## Swarm Intelligence Algorithms as the Promising Tool for Solving Optimisation Problems

**Nafrizuan Mat Yahya***

*Faculty of Manufacturing Engineering, University Malaysia Pahang, Pahang, Malaysia*

**Submission:** July 19, 2017; **Published:** September 22, 2017

***Corresponding author: ** Nafrizuan Mat Yahya, Faculty of Manufacturing Engineering, University Malaysia Pahang, Pahang, Malaysia,
Tel: +6018-6652051, Email: nafrizuanmy@ump.edu.my

** How to cite this article: ** Nafrizuan M Y. Swarm Intelligence Algorithms as the Promising Tool for Solving Optimisation Problems. Robot Autom Eng J. 2017; 1(4): 555567.

**Keywords:** Genetic algorithm (GA); Evolutionary strategy (ES); Evolutionary programming (EP); Genetic programming (GP); Differential evolution (DE); Bacterial foraging optimisation (BFO); Artificial bee colony (ABC); Particle swarm optimisation (PSO); Ant colony optimization (ACO); Artificial immune system (AIS); Bat Algorithm (BA)

**Introduction**

A quote by George Bernhard Dantzig, a famous American mathematical scientist who made important contributions to operations research, computer science, economics, and statistics [1]: “True optimisation is the revolutionary contribution of modern research to decision processes”. Optimisation according to the definition of Merriam-Webster Dictionary Merriam-Webster [2] is an act, process, or methodology of making something (as a design, system, or decision) as fully perfect, functional, or effective as possible.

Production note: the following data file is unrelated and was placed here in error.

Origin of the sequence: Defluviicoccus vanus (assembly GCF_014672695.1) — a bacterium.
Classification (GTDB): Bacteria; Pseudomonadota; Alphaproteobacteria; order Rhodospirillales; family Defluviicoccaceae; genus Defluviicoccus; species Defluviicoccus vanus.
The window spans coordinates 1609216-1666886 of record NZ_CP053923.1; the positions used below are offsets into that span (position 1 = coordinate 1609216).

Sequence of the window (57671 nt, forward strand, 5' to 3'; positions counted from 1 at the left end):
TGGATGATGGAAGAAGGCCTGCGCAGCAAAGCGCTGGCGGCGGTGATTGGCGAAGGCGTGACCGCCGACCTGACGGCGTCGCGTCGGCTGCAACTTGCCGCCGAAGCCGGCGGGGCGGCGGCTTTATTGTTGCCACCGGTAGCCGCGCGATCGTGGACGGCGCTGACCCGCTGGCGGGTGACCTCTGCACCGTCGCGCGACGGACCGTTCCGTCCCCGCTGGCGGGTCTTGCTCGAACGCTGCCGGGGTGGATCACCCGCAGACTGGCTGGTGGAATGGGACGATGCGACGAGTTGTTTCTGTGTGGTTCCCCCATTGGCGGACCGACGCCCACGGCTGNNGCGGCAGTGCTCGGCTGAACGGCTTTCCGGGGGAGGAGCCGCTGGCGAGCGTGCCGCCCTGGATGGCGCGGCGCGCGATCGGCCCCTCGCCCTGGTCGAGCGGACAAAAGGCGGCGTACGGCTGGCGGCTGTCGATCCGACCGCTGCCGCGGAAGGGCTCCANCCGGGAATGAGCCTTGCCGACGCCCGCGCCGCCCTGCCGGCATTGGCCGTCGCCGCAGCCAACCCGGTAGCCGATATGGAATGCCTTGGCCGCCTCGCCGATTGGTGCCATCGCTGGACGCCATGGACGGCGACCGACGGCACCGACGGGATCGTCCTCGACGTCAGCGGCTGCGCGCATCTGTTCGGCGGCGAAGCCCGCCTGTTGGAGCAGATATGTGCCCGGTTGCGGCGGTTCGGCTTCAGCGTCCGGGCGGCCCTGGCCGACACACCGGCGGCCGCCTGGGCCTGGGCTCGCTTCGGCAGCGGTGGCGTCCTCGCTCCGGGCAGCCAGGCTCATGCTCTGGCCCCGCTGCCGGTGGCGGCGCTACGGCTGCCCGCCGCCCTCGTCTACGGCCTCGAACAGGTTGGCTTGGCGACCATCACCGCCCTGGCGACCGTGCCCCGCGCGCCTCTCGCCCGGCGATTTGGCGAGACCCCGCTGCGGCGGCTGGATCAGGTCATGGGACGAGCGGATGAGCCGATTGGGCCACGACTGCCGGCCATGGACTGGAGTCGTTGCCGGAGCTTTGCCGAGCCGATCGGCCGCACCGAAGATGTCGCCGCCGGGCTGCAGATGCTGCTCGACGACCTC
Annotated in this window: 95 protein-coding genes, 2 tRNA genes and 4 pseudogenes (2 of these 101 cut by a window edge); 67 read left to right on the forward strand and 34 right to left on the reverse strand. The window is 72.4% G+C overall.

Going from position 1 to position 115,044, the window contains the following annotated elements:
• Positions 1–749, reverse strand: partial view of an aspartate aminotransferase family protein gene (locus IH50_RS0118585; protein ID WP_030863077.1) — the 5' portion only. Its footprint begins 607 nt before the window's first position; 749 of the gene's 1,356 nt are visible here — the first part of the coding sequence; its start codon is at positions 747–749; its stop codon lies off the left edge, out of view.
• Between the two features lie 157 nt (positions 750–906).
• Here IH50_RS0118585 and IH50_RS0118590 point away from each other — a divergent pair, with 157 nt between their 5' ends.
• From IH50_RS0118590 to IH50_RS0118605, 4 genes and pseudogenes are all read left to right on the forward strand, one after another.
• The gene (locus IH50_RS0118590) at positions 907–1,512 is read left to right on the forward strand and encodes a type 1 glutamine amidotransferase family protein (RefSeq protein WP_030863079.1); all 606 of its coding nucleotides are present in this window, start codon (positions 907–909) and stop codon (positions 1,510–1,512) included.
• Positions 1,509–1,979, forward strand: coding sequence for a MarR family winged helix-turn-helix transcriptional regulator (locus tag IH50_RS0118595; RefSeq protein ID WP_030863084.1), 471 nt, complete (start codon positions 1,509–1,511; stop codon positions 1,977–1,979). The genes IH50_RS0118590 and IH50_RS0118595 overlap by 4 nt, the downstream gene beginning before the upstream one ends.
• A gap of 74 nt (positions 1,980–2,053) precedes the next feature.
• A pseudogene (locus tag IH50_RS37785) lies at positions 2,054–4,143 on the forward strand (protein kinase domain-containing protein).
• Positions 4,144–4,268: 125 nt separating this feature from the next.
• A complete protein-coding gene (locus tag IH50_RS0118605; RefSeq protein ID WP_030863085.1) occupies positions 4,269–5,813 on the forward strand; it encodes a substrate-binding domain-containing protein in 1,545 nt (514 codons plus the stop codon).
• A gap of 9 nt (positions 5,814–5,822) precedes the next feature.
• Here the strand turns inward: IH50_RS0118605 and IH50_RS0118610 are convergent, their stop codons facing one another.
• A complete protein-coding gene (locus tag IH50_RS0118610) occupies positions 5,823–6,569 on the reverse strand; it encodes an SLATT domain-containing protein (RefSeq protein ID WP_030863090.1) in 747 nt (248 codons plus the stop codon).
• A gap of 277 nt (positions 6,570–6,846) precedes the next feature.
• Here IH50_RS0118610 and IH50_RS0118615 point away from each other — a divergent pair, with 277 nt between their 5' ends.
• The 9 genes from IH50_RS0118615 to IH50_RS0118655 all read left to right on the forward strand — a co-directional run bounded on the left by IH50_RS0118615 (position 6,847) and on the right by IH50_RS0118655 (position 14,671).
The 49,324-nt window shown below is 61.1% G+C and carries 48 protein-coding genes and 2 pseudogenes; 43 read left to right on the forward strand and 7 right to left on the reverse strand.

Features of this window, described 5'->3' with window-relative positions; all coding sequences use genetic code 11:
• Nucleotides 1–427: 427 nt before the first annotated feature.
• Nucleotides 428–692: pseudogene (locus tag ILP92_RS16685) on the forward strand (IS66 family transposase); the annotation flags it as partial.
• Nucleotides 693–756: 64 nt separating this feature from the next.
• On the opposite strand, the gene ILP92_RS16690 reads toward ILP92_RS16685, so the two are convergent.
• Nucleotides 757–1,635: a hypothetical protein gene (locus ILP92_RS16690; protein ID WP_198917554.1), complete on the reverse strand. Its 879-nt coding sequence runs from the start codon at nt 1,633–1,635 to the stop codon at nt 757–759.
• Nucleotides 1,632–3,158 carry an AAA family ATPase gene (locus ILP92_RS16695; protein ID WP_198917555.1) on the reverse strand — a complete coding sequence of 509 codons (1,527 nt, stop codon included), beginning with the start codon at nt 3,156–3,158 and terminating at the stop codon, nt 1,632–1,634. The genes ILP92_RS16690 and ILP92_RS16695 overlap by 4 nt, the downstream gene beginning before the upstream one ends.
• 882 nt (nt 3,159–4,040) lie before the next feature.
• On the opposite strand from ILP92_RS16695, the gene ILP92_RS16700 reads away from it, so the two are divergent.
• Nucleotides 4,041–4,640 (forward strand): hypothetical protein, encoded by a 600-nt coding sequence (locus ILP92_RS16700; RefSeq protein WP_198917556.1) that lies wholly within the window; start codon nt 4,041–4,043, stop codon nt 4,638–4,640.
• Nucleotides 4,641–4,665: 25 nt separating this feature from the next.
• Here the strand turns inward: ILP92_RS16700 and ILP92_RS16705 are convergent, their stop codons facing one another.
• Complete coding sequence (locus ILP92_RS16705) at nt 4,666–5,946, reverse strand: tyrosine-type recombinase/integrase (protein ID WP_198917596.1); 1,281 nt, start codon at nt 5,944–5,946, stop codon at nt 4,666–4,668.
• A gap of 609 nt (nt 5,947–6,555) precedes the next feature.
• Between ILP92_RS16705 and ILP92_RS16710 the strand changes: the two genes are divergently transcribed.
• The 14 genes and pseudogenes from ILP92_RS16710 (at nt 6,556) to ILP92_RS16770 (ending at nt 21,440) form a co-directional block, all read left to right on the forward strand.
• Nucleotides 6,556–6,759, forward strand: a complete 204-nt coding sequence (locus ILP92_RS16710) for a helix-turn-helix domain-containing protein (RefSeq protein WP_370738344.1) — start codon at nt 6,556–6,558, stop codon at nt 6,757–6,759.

In general, optimisation is the process of obtaining either the best minimum or maximum result under specific circumstance Singiresu [3], Xin-She & Suash [4]. Sanghamitra & Sriparna [5], Statnikov et al. [6], Xin-She [7] added that the optimisation process engages with defining and examining objective or fitness function that suits some parameters and constraints. Nowadays, a vast range of business, management and engineering applications utilise the optimisation approach to save time, cost and resources while gaining better profit, output, performance and eficiency.

Optimisation problems can be divided into two categories: continuous and combinatorial (discrete) Laszlo [8]. A combinatorial optimisation problem has a finite number of solutions but this is not in the case with a continuous optimisation problem where the number of solutions is infinite. This research concentrates only on continuous optimisation problems. So in this thesis, optimisation will refer solely to continuous optimisation problems.